The '796 patent also disclosed a method for establishing a subscription to a periodical at a point-of-sale terminal, comprising the steps of receiving at a point-of-sale terminal a single issue of a periodical, receiving at the point-of-sale terminal a subscription card requesting a subscription to the periodical (the subscription card containing a first set of subscription information), inputting into the point-of-sale terminal a second set of subscription information (the second set including subscription price and term), receiving payment for the subscription, generating a receipt containing the subscription price and term, and providing the single issue as the first issue of the subscription.
Notwithstanding the alleged improvements of the '796 patent, other shortcomings remain. Perhaps the most significant shortcoming is the continued risk that consumers will miss one or more issues of a periodical before delivery of the periodical to the consumer'premises begins. In the case of a weekly periodical, such as Time or Newsweek magazines, an 8 to 12 week delay in the initiation of the subscription may result in 7 to 11 issues of the subscription being missed by the consumer (all except the first issue which was purchased at the retail POS).
In addition, the system and method of the '796 patent fails to address shortcomings of other subscription distribution methods. For example, subscriptions made through subscription agents by mail, phone, e-mail, web site, etc. still suffer the now customary delay in the initial fulfillment of new subscriptions. In addition, the collection and recycling process of otherwise unsold retail copies of periodicals implicates additional costs and expenses.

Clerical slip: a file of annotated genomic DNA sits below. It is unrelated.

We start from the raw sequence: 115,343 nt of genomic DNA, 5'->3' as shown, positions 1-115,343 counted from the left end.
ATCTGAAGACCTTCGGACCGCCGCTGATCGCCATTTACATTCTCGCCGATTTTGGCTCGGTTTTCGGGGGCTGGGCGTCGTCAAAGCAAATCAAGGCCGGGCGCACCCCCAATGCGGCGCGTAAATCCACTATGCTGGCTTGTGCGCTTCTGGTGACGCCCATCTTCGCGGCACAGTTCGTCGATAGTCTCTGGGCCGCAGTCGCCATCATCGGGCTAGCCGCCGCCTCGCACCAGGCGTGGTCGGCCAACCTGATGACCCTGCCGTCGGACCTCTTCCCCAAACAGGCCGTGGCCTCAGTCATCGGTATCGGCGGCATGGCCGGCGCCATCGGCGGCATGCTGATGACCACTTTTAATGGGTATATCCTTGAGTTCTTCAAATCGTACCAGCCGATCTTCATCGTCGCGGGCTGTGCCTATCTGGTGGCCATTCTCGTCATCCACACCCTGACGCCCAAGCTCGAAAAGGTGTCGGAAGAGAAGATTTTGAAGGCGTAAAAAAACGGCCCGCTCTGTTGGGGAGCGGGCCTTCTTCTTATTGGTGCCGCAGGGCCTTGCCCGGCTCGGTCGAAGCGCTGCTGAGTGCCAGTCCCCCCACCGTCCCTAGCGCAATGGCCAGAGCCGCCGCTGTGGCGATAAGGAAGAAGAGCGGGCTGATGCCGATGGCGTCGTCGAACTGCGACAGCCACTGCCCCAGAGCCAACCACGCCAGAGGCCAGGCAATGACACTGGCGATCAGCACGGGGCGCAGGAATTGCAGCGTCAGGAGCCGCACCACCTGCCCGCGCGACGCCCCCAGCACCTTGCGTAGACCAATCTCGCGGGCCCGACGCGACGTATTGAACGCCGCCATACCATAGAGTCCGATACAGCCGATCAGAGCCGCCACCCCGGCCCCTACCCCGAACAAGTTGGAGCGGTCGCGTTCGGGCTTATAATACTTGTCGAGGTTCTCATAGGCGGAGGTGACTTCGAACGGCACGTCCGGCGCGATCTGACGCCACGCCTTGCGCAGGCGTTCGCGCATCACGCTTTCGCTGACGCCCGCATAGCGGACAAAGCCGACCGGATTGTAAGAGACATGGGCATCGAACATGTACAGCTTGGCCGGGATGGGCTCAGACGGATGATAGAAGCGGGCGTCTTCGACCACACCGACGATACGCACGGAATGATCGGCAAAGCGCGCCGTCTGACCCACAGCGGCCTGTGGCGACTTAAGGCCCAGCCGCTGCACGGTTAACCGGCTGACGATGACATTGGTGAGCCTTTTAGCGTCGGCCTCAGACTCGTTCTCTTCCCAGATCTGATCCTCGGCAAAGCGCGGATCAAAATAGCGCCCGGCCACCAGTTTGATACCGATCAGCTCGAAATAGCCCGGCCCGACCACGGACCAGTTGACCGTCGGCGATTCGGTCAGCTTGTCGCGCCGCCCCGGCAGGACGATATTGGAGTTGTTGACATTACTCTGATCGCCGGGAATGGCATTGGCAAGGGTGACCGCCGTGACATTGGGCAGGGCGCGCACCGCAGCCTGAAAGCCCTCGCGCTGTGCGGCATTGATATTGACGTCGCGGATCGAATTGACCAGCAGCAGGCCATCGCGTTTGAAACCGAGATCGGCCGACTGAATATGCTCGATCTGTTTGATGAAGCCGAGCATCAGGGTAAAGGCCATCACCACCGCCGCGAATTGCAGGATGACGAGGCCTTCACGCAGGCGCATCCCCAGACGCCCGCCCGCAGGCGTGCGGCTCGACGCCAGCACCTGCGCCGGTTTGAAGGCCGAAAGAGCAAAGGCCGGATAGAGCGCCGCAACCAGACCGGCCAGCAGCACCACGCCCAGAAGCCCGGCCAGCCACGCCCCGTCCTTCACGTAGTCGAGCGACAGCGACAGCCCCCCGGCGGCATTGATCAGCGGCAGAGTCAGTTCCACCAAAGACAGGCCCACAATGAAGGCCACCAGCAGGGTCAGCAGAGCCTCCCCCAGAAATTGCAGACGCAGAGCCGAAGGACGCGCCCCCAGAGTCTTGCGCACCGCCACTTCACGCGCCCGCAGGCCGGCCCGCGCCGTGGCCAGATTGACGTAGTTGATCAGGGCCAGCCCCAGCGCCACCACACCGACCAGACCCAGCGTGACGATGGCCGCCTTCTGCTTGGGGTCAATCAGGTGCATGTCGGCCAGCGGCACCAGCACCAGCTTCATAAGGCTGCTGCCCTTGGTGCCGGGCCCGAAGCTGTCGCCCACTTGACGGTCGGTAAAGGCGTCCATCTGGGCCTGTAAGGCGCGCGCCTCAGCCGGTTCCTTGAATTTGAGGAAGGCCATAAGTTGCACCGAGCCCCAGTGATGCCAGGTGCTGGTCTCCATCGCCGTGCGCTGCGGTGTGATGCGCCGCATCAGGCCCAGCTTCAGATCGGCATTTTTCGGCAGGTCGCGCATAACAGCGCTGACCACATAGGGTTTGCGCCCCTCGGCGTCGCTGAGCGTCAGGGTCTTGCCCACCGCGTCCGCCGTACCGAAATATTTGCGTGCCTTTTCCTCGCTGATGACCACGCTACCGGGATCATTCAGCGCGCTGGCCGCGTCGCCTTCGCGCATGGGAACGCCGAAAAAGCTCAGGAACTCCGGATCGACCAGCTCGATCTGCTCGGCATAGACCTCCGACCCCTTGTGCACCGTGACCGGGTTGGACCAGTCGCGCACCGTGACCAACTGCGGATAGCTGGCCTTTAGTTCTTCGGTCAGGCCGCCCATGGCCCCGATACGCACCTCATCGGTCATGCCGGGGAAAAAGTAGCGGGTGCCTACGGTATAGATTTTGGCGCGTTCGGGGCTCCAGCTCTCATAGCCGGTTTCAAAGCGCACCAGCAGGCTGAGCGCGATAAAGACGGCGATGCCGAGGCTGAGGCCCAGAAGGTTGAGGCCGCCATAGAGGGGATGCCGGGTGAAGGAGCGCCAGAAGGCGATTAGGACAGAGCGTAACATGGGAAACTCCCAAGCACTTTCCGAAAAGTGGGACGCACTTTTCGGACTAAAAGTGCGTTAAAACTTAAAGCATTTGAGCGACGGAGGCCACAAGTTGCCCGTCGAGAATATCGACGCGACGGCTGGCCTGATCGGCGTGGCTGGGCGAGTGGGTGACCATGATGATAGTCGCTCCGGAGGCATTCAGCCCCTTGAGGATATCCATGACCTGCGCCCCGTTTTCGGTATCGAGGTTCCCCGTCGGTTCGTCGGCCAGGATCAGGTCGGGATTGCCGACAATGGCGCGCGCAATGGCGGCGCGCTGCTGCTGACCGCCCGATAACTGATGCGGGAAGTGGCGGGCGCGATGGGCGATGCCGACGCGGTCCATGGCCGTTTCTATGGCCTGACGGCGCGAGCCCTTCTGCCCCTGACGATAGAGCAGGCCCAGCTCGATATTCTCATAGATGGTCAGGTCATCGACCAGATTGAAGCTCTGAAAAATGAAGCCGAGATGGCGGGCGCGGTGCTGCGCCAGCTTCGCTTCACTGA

Accordingly, it is desired to provide a method for distributing periodicals in such a manner that new subscriptions can be more quickly filled.
Certain objects, advantages and novel features of the invention will be set forth in part in the description that follows and in part will become apparent to those skilled in the art upon examination of the following or may be learned with the practice of the invention. The objects and advantages of the invention may be realized and obtained by means of the instrumentalities and combinations particularly pointed out in the appended claims.